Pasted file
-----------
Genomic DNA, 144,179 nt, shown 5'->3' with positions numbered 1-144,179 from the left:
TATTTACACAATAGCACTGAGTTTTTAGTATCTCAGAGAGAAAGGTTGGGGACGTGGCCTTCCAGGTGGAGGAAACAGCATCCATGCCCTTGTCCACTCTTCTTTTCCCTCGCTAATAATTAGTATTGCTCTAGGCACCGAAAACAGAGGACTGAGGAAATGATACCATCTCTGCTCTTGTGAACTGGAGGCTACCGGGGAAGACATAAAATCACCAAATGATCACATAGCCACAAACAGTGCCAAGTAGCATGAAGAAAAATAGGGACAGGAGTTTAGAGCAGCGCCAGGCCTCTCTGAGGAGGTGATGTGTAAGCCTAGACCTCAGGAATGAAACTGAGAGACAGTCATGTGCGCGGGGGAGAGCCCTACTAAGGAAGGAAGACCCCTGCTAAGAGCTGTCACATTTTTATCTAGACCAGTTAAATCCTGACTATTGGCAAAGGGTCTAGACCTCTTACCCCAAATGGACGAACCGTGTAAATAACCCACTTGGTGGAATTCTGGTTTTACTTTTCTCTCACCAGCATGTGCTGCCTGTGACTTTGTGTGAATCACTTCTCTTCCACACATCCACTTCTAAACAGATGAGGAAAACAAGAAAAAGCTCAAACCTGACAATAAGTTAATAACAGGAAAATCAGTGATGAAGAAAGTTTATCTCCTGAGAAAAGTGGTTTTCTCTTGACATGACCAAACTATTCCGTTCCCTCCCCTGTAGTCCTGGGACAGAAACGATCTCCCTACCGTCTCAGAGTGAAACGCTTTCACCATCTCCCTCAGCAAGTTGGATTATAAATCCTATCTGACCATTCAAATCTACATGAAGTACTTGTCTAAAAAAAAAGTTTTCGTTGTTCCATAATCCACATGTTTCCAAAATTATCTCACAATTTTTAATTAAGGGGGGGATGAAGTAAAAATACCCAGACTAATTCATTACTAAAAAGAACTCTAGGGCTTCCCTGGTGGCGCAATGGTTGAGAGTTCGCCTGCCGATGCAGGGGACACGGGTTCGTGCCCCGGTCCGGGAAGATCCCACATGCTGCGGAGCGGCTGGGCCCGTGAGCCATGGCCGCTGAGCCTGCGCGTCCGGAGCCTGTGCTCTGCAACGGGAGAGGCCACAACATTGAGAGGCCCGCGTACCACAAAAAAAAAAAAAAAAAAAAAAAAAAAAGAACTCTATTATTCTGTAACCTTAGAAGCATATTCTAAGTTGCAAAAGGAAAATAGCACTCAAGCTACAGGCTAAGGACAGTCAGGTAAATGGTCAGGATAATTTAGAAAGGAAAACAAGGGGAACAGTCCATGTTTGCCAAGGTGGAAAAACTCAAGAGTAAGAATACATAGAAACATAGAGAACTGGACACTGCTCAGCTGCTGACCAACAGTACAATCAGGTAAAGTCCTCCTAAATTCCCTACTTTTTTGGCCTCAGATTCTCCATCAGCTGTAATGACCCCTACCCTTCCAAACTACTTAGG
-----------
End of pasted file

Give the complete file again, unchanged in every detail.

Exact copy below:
Genomic DNA, 144,179 nt, shown 5'->3' with positions numbered 1-144,179 from the left:
TATTTACACAATAGCACTGAGTTTTTAGTATCTCAGAGAGAAAGGTTGGGGACGTGGCCTTCCAGGTGGAGGAAACAGCATCCATGCCCTTGTCCACTCTTCTTTTCCCTCGCTAATAATTAGTATTGCTCTAGGCACCGAAAACAGAGGACTGAGGAAATGATACCATCTCTGCTCTTGTGAACTGGAGGCTACCGGGGAAGACATAAAATCACCAAATGATCACATAGCCACAAACAGTGCCAAGTAGCATGAAGAAAAATAGGGACAGGAGTTTAGAGCAGCGCCAGGCCTCTCTGAGGAGGTGATGTGTAAGCCTAGACCTCAGGAATGAAACTGAGAGACAGTCATGTGCGCGGGGGAGAGCCCTACTAAGGAAGGAAGACCCCTGCTAAGAGCTGTCACATTTTTATCTAGACCAGTTAAATCCTGACTATTGGCAAAGGGTCTAGACCTCTTACCCCAAATGGACGAACCGTGTAAATAACCCACTTGGTGGAATTCTGGTTTTACTTTTCTCTCACCAGCATGTGCTGCCTGTGACTTTGTGTGAATCACTTCTCTTCCACACATCCACTTCTAAACAGATGAGGAAAACAAGAAAAAGCTCAAACCTGACAATAAGTTAATAACAGGAAAATCAGTGATGAAGAAAGTTTATCTCCTGAGAAAAGTGGTTTTCTCTTGACATGACCAAACTATTCCGTTCCCTCCCCTGTAGTCCTGGGACAGAAACGATCTCCCTACCGTCTCAGAGTGAAACGCTTTCACCATCTCCCTCAGCAAGTTGGATTATAAATCCTATCTGACCATTCAAATCTACATGAAGTACTTGTCTAAAAAAAAAGTTTTCGTTGTTCCATAATCCACATGTTTCCAAAATTATCTCACAATTTTTAATTAAGGGGGGGATGAAGTAAAAATACCCAGACTAATTCATTACTAAAAAGAACTCTAGGGCTTCCCTGGTGGCGCAATGGTTGAGAGTTCGCCTGCCGATGCAGGGGACACGGGTTCGTGCCCCGGTCCGGGAAGATCCCACATGCTGCGGAGCGGCTGGGCCCGTGAGCCATGGCCGCTGAGCCTGCGCGTCCGGAGCCTGTGCTCTGCAACGGGAGAGGCCACAACATTGAGAGGCCCGCGTACCACAAAAAAAAAAAAAAAAAAAAAAAAAAAAGAACTCTATTATTCTGTAACCTTAGAAGCATATTCTAAGTTGCAAAAGGAAAATAGCACTCAAGCTACAGGCTAAGGACAGTCAGGTAAATGGTCAGGATAATTTAGAAAGGAAAACAAGGGGAACAGTCCATGTTTGCCAAGGTGGAAAAACTCAAGAGTAAGAATACATAGAAACATAGAGAACTGGACACTGCTCAGCTGCTGACCAACAGTACAATCAGGTAAAGTCCTCCTAAATTCCCTACTTTTTTGGCCTCAGATTCTCCATCAGCTGTAATGACCCCTACCCTTCCAAACTACTTAGG